Are you exploiting the people in your images through the use of these images?

I believe that there are very rare instances where art is truly exploitative, but those instances are real. I am not doing that. I am not taking people’s misery and using it for my gain. I am using images that are publicly available to us on the internet via the tremendous and important work of photojournalists and reframing it, taking it out of the hyper-speed media cycle which doesn’t allow us to truly emotionally digest these incredibly tragic stories and I’m giving it back to us in, what I feel, is a dignified manner. I am honoring the people in these tragedies. I am saying that we need to feel their pain; we need to understand this pain emotionally, slowly, painfully. I am bringing the viewer to these images as a matter of great dignity through a new awareness or the very real suffering in front of us. The other side of exploitation might be the question of: Have I have ever had or do I have these experiences, and if I don’t why am I allowed to speak of them? My answer is: These are my times, your times, our times. It is our responsibility to feel them, to think them through and feel them some more, and ask ourselves "Why?" at every stage. I am doing, what I feel, is the most responsible cultural thing I can as an artist. I cannot imagine any kind of just world without the heroic work of journalism; my work honors that in a strange and roundabout way.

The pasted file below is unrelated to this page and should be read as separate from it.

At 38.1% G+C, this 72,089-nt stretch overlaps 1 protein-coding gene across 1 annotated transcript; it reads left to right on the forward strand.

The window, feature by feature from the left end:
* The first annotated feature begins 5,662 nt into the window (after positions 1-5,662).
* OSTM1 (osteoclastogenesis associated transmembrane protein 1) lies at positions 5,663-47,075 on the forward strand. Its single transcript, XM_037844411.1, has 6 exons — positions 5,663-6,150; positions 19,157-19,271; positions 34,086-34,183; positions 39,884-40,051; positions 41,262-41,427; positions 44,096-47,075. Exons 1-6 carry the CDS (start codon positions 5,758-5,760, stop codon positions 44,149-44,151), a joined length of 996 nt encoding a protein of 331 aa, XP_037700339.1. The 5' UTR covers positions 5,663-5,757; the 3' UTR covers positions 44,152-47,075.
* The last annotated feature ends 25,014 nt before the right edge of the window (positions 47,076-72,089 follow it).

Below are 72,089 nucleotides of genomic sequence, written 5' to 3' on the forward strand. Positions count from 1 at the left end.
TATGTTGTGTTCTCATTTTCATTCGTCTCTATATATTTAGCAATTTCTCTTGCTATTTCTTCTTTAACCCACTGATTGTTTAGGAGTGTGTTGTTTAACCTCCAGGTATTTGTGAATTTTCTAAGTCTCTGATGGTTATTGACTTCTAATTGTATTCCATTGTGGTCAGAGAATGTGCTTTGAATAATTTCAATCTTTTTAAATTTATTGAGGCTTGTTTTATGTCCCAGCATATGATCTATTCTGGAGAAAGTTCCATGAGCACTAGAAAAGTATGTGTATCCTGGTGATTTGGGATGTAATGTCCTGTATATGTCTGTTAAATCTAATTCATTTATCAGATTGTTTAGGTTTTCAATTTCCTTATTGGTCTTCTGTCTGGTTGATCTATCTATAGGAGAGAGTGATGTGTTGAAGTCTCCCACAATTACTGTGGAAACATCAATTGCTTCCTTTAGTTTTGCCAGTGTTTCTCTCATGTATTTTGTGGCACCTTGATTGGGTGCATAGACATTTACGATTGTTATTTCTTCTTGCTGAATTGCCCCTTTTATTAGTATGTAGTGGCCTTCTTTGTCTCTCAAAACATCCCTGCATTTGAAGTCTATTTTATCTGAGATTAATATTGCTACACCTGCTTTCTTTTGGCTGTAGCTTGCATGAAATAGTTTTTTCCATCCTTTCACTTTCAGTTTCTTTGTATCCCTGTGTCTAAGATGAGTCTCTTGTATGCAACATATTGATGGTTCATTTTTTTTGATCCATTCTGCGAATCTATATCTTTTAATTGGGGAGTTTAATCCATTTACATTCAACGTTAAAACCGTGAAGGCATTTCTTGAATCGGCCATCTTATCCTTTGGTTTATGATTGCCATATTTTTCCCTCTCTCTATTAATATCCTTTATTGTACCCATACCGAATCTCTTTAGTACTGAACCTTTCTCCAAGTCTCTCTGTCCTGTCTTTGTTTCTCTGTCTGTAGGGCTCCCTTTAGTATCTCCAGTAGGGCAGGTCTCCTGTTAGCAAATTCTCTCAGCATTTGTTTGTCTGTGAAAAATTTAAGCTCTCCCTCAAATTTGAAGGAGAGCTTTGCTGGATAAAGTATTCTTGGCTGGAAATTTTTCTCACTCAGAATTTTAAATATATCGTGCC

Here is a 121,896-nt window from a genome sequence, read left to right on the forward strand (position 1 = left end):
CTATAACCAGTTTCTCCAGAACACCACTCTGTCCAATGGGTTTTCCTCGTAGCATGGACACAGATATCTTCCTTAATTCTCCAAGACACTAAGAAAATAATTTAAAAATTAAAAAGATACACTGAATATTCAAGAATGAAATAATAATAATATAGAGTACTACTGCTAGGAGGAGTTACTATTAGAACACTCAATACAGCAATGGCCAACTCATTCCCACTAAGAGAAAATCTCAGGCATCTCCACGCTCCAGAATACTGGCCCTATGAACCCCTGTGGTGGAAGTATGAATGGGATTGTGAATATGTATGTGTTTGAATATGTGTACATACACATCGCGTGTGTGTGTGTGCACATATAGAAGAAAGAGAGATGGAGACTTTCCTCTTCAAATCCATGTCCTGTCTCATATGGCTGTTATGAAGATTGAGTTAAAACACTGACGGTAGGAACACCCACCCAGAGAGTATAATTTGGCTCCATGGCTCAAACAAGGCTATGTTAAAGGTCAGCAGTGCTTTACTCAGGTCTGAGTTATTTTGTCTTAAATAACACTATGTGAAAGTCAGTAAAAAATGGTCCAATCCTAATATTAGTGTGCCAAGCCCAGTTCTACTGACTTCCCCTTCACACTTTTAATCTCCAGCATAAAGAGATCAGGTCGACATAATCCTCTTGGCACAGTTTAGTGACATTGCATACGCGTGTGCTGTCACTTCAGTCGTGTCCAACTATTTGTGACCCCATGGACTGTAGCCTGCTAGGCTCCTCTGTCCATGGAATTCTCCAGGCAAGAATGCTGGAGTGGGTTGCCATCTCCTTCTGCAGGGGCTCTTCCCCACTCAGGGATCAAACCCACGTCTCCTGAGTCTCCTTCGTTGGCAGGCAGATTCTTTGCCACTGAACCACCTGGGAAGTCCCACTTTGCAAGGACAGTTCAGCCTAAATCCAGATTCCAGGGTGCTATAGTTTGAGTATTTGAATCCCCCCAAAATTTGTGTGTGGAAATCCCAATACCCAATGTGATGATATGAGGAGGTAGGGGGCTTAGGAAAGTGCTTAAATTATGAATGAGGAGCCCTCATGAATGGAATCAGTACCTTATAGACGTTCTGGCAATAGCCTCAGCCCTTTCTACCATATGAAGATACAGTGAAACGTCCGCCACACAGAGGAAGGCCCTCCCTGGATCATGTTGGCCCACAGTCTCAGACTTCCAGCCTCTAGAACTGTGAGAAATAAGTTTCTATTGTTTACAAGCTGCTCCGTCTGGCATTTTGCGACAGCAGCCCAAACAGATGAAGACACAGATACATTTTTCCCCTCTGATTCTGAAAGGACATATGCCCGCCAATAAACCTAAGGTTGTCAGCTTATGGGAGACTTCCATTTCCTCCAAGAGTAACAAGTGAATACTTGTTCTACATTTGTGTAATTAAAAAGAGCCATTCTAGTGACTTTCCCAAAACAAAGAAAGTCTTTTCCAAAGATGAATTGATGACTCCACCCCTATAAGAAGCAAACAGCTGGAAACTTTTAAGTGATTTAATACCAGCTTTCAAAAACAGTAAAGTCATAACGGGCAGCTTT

If you were to walk into a gallery and see my work, and someone was to ask you: Where do you think this artist is from? More than likely, you would answer: Texas. I paint about immigration at the US-M

I initially started using embroidery thread because I had a dream about it in which I saw embroidery thread dripping in paint, going through a canvas and dripping down the canvas. The images in the dr